For people who will say almost anything, Jillian Michaels and Giancarlo Chersich are adamant about the importance of control. Perhaps that's not surprising about Michaels, the  fitness and health expert who muscled her way to fame as a trainer on The Biggest Loser. Now she and her business partner Chersich, who interact like profane but loving siblings, have launched Empowered Media to get out Michaels' message that having a strong body makes you strong in other areas of your life as well. As they told senior contributing writer Burt Helm at Inc.'s GrowCo conference in Las Vegas on Wednesday, having a strong business means controlling what's most important to you.

Michaels and Chersich met--where else?--at the gym. Michaels had subject expertise and a compelling personal brand. Chersich had business and marketing smarts. "I said, 'Jillian, you have the opportunity to build something so much bigger," Chersich recalled. They agreed that Michaels should become to fitness and nutrition "what Oprah is to lifestyle, Martha is to home; Suze is to money," he said. (Empowered Media produces books, DVDs, and even a reality TV show.)

Of course Oprah, Martha, and Suze built their huge personal brands before the social media age. Michaels and Chersich imagined a content-rich website as their primary digital venture. But people repeatedly told them to go on social. Fans did consume Michaels' content on sites like Facebook, but at the expense of "Then all of a sudden, one day Mark Zuckerberg went, 'Oh, do you want to reach these millions of fans that you have accumulated? You can pay $60,000 to reach 10 percent,'" said Michaels. "It is a useless platform to me now."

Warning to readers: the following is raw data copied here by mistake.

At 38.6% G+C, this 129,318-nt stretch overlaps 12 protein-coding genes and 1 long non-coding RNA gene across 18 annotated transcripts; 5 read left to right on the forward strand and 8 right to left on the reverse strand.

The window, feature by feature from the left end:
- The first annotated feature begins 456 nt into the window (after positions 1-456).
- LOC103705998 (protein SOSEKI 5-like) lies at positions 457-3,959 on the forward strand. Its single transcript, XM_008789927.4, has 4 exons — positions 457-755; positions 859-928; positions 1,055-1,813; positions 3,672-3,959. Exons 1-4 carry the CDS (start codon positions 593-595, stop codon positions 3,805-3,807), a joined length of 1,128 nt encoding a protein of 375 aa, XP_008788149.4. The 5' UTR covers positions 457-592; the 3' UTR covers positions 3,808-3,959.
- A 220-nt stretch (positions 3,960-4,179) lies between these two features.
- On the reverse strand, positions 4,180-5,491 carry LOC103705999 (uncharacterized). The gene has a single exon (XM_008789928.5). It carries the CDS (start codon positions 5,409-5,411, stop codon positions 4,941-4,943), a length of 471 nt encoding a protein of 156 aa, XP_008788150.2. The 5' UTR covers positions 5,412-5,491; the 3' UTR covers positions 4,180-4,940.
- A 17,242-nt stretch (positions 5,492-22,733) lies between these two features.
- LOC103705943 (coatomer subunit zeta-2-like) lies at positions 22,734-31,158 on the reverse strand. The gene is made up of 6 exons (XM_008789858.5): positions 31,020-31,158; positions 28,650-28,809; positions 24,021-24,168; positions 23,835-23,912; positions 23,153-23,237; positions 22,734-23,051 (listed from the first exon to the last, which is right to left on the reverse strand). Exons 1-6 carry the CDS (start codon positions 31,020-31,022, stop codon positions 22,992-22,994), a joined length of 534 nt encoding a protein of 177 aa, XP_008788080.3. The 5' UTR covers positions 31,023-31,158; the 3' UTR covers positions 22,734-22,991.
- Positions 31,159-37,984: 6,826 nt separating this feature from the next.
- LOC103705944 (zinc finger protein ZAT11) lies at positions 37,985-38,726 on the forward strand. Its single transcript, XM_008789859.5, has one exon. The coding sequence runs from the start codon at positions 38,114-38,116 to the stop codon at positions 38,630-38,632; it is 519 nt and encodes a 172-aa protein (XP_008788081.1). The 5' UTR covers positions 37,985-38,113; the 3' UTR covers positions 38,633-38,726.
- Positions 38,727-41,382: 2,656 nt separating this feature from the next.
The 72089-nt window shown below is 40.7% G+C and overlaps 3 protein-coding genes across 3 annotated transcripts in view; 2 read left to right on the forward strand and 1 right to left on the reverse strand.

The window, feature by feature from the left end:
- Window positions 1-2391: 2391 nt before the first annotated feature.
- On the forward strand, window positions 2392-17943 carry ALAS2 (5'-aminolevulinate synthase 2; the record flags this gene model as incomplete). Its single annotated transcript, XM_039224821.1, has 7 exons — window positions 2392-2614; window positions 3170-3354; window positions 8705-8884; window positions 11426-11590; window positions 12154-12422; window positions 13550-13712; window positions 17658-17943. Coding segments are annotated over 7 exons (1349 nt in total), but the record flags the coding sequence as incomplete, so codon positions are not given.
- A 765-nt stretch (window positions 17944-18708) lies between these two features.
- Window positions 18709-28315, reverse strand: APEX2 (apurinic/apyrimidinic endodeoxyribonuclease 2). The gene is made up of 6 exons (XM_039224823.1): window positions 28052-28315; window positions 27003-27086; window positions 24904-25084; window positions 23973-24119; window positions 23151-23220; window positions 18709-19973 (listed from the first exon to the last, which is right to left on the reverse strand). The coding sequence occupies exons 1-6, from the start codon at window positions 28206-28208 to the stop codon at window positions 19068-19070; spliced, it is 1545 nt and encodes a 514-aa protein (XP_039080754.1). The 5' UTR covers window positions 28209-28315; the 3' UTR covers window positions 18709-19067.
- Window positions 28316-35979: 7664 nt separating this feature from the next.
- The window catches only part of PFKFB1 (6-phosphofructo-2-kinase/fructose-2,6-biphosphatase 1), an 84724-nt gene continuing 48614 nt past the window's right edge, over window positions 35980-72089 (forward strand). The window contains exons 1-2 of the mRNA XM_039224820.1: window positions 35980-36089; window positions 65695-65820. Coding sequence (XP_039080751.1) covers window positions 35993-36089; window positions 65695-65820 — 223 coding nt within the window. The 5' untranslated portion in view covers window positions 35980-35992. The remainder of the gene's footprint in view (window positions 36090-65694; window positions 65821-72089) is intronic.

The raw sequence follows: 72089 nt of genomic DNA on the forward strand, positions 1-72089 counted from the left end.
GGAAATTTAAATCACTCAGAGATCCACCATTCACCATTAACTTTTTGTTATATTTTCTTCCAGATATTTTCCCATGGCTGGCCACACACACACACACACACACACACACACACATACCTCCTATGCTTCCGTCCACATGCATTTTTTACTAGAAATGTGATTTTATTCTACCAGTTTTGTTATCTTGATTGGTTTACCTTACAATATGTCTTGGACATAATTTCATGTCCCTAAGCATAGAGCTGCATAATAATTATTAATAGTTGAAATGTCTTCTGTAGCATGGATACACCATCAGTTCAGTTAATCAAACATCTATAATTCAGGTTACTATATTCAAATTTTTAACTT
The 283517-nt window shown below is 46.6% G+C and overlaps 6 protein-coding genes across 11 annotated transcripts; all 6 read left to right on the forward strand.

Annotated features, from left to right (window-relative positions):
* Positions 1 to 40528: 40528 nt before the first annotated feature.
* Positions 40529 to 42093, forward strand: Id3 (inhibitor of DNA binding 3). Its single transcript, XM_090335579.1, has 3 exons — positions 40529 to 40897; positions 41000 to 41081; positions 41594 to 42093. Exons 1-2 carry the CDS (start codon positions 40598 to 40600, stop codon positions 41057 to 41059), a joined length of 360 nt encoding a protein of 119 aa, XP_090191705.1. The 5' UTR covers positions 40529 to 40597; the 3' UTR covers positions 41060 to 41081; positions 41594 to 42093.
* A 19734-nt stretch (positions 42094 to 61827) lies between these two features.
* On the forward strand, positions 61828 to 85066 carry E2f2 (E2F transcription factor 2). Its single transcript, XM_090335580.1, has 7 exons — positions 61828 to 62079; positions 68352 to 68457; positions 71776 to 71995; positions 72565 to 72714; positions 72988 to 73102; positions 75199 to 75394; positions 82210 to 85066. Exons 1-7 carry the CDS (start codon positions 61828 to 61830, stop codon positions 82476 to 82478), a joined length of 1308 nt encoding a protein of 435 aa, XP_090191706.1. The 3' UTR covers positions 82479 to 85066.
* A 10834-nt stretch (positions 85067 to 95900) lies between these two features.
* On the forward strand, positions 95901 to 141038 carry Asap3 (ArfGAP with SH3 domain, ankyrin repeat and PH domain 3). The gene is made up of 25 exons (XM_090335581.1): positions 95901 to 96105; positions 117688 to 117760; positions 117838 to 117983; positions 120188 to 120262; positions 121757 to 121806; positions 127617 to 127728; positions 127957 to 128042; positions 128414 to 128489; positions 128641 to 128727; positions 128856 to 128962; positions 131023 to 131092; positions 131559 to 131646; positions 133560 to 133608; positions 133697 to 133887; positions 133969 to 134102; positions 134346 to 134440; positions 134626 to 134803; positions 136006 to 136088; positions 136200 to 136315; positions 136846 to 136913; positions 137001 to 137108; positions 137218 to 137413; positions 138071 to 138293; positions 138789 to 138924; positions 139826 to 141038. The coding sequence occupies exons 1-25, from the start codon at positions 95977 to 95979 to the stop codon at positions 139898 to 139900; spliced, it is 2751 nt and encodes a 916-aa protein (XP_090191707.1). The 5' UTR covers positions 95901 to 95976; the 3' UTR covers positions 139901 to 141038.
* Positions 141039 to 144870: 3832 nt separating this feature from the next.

Empowered Media hasn't abandoned social entirely; for example, the company has plans to start a YouTube channel. But now the emphasis is squarely on media it controls: a podcast, an app, and a revitalized version of the website. "When you build your business on somebody else's platform, you are essentially a hostage," said Michaels, a fan of The Art of War.

Chersich pointed out that Michaels, who debuted on Loser in 2004, got started early enough that she could still make use of traditional media such as television and magazine covers. With social media, he said, "the credibility factor is thrown out the window. You can buy fake followers. You can buy fake views." Michaels says she counters that with "authenticity and results." For instance, she is currently working on a book for pregnant women, something she feels passionate about "because of what I watched my partner go through with the birth of her son." As for results, "you've seen me take hundreds of pounds off of somebody over and over."

Michaels' independence extends to her relationship--or non-relationship--with sponsors. Lucrative as endorsing products from major food brands might be, she has built a career criticizing their ingredients. So Chersich started sending Michaels to the supermarket to identify products she loved; he then contacted the companies and offered to invest. In January, Empowered Media acquired Lucky Jack Organic Coffee, a nautical-themed brand based in Las Vegas.

Chersich conceded that partnerships with larger companies are unavoidable for many startups requiring specific resources. He suggested several ways companies can maintain control when entering such relationships, such as keeping terms as short as possible and spelling out things like approval rights and the right to meaningful consultation. "Paperwork, in my opinion, is more important than the work you are going to do to grow the business, because it is what the entire thing hangs on," he said. "Whatever deal you do, expect to be sued. Have a litigator look at your deal."

Not surprisingly, Michaels and Chersich are wary of ceding control to investors. Until the Lucky Jack acquisition, they had never raised money. "Money comes with a lot of strings attached," Chersich said. As self-funders, "the mistakes were ours. The successes were ours."